An unforgiving electorate

By Raffique Shah
August 08, 2022

Raffique ShahContinuing where I ended last Sunday, by the turn of the millennium and the century, the Opposition United National Congress had positioned itself to capitalise on the vulnerabilities of the People’s National Movement, which had been weakened by the mass movement of 1970 (Black Power) that was driven largely by the children and grandchildren of the PNM.

The once-dominant party had also lost its leader, Dr Eric Williams, who died in office in March at age 69. His death, in a crucial general election year, could have provided the party with a fillip to its flagging fortunes, if it was exploited astutely, or serve as the death knell if the new managers failed the test of survival without Dr Williams.

What happened was a near-miracle: it was almost as if Dr Williams died to give new life to the party. The men pulling the strings from behind the curtain—Ellis Clarke, Francis Prevatt, John O’Halloran, and a small clique, defied the populist view that either Kamal Mohammed or Errol Mahabir, both deputy leaders, should be named the new ­leader.

There was also the view, from influential members of the clique, that the party and country weren’t ready for an Indian prime minister.

The third deputy, George Chambers, was seen as clean, though his leadership qualities were questionable. He was up to the challenge, though, even as Karl Hudson-Phillips’ resignation from the PNM and formation of his new party, the ONR, which attracted several frontline PNM activists, seemed set for the kill when the general election was called before the end of the year.

Chanting “not ah damn seat for them” Chambers lead a re-energised PNM to a resounding victory over the ONR and Basdeo Panday’s ULF. The latter two could not find common ground to fight the PNM, each seeing himself as the new prime minister. Chambers led as best he could, but with oil prices dipping and the economy going into recession, his days, and the PNM’s were numbered. Chambers did nothing to stem the “freeness” make-work programmes, corruption and other ills that contradicted his post-Williams war cry, “fete done, back to wuk”.

In fact, the fete continued even when the Treasury was running on empty. Like those who came after him, he did not have the fortitude to call halt to the corruption and wastage that was dragging the country into the IMF pit.

I should note, too, that very critical to the demise of the PNM was the emergence of a “third force”, a liberal-right amalgam that rallied around a leader who promoted such ideology, Karl Hudson-Phillips and the ONR in 1981-1986, and Winston Dookeran’s COP in 2007.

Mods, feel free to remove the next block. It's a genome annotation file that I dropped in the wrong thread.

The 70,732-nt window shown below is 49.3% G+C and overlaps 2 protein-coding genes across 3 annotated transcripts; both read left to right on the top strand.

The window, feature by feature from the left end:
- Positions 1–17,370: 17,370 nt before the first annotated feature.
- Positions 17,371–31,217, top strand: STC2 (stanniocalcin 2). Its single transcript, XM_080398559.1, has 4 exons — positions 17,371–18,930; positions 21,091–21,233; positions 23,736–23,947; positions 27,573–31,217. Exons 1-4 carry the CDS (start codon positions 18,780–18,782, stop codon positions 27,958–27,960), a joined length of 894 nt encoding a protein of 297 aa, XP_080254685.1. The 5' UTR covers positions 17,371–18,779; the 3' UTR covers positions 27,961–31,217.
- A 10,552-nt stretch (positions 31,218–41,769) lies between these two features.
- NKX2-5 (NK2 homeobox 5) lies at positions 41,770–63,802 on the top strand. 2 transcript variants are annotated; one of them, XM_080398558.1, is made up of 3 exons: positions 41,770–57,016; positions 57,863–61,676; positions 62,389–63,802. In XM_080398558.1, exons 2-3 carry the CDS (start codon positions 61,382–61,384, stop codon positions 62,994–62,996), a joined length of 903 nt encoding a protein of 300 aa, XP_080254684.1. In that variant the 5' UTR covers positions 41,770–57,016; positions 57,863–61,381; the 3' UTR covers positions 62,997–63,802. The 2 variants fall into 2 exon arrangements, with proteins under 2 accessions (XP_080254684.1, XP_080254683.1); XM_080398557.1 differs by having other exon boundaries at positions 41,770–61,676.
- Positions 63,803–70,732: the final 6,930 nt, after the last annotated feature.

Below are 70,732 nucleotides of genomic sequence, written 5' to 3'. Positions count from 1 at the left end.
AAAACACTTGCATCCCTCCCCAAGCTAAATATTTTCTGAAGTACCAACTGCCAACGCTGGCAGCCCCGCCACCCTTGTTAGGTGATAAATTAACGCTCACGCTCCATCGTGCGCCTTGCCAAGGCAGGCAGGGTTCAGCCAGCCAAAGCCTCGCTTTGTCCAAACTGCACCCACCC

The ULF/UNC never won a general election on its own. However, it was always the domi­nant party in all such combined assaults on the PNM. It was also notorious for “mashing up” such alliances of convenience—a move that has favoured the survival of the PNM, which re-emerged from a 33-3 thrashing by the four-party coalition, the NAR.

The coalitions that temporarily benefited from the PNM’s cyclical demise blew their Lotto-like winnings like many of their real-life counterparts—partying, wasting the nation’s reve­nues and, worst of all, engaging in banditry, depleting the Treasury as if it was either that or leaving the loot for other political bandits to ­benefit.

Thus far in our post-Independence political history, far fewer alleged political bandits aligned with the PNM have been charged by independent bodies, such as the DPP and the police, with fraud and outright corruption.

In fact, as we gear up for the 2025 general election, there are huge question marks over key personnel in the UNC, and leader Kamla Persad-Bissessar having led the party into more ­losses than wins refuses to even consider the word “resign” as escape mechanism that might work for the party.

Beyond that, new players have inserted themselves on the national political landscape. Prime among them is Watson Duke, who seized the Tobago House of Assembly from the PNM with consummate ease. He is now inserting himself into the politics of Trini­dad which he hopes to win and become king of Trinidad and Tobago.

That is easier said than done. But don’t tell Duke that. He is convinced that he is the new “miracle man” and his presence in the gene­ral election in Trinidad is vital to the defeat of the PNM which, admittedly, is standing on soft ground. The coming elections will be the toughest Dr Rowley will face since he became leader of the PNM.